2 failing grades for NJ in new report card on tobacco control
🚭 New Jersey improved its grade in one category since last year
🚭 Advocates say there's a glaring hole in NJ's smokefree laws
🚭 NJ and the U.S. have looked at banning menthol cigarettes
If you were New Jersey's parent, you would not pleased with its latest report card from the American Lung Association.
In their 21st annual "State of Tobacco Control" report released on Wednesday, the American Lung Association gave New Jersey two 'F' grades, two 'D' grades, and one 'A' for its rules and funding devoted to preventing and reducing tobacco use.
Compared to other states, New Jersey lands in the middle of the pack in the report.
The adult smoking rate in the Garden State is a little under 11%.
Funding for tobacco prevention and cessation
Between state and federal resources, New Jersey has devoted close to $9 million in Fiscal Year 2023 to helping individuals quit their tobacco addiction and preventing another generation from getting hooked, according to the report card.
Based on CDC recommendations, New Jersey should be spending more than $103 million on this cause.
New Jersey also counts regularly on more than $800 million from tobacco settlement payments and tobacco taxes, the report notes.
"We're saying, take a little bit more of that money to help the very users that would like to quit their addiction," Michael Seilback, national assistant vice president for state public policy at the American Lung Association.
Coverage and access to services
New Jersey improved year over year from an 'F' to a 'D' in this category.
In the report card, New Jersey gets credit for insurance coverage of quit medications, as well as some counseling.
The NJ Quitline, which offers support to residents looking to kick the habit, makes an investment of $0.58 per smoker, the report card says.
Smokefree workplace laws
For close to 17 years, New Jersey has prohibited smoking at indoor public spaces and workplaces. Since then, it's been expanded to includes beaches and parks.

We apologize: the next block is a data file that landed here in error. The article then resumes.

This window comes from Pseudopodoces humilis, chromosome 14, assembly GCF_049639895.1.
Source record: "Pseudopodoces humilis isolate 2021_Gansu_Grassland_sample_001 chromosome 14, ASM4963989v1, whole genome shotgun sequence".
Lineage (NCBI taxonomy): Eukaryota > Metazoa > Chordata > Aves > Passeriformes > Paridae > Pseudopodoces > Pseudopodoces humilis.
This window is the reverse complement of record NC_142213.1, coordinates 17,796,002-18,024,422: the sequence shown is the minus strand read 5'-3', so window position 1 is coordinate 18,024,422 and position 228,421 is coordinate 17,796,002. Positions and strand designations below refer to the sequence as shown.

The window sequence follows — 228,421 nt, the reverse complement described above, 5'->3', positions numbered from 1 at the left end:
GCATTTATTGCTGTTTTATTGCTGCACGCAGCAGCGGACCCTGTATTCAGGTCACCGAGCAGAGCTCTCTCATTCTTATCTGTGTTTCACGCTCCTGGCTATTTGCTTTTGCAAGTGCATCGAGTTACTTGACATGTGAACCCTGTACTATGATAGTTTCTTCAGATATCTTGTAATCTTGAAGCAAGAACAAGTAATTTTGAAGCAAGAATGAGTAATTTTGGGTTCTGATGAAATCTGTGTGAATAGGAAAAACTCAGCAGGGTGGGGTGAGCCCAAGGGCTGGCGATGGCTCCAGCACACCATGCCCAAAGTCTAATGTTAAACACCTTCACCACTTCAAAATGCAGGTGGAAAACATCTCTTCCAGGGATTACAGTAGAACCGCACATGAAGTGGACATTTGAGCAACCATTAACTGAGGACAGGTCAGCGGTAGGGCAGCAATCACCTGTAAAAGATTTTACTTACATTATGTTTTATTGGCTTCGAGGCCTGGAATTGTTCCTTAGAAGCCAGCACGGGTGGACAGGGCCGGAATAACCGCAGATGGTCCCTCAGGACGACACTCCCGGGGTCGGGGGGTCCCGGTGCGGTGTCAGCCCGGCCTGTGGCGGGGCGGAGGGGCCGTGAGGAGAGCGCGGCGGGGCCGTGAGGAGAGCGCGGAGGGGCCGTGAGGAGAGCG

But a gap persists, according to the American Lung Association. Indoor smoking is still permitted in the nine Atlantic City casinos.
"We are calling on the Legislature, once and for all, to protect New Jersey's casino workers," Seilback said.
Gov. Phil Murphy has said he'd support a casino smoking ban. Legislation exists, but has not seen a committee vote, despite plenty of support on both sides of the political aisle.
Ending the sale of all flavored tobacco products
In 2020, New Jersey prohibited the sale of flavored vaping products, in an effort to reduce the number of young people who become hooked on smoking.
But the state hasn't gone far enough, according to the report card. The American Lung Association is calling on New Jersey to end the sale of all flavored tobacco products, including menthol cigarettes.
The federal government is considering an end to the sale of menthol cigarettes; New Jersey lawmakers have legislation that would do the same.
New Jersey tobacco taxes
The Garden State has not "significantly increased" its tobacco tax since 2009 and should increase its tax by at least $1 per pack of cigarettes, the report says.
The current tax is $2.70 per pack.
"One of the most effective ways to reduce tobacco use, not only among low-income individuals but also for youth, is to significantly increase the tax on all tobacco products, including e-cigarettes," the report says.
Gov. Murphy's proposed budget in 2020 included an increase of $1.65 in New Jersey's cigarette tax. If it had been approved, it would have been the highest cigarette tax in the country.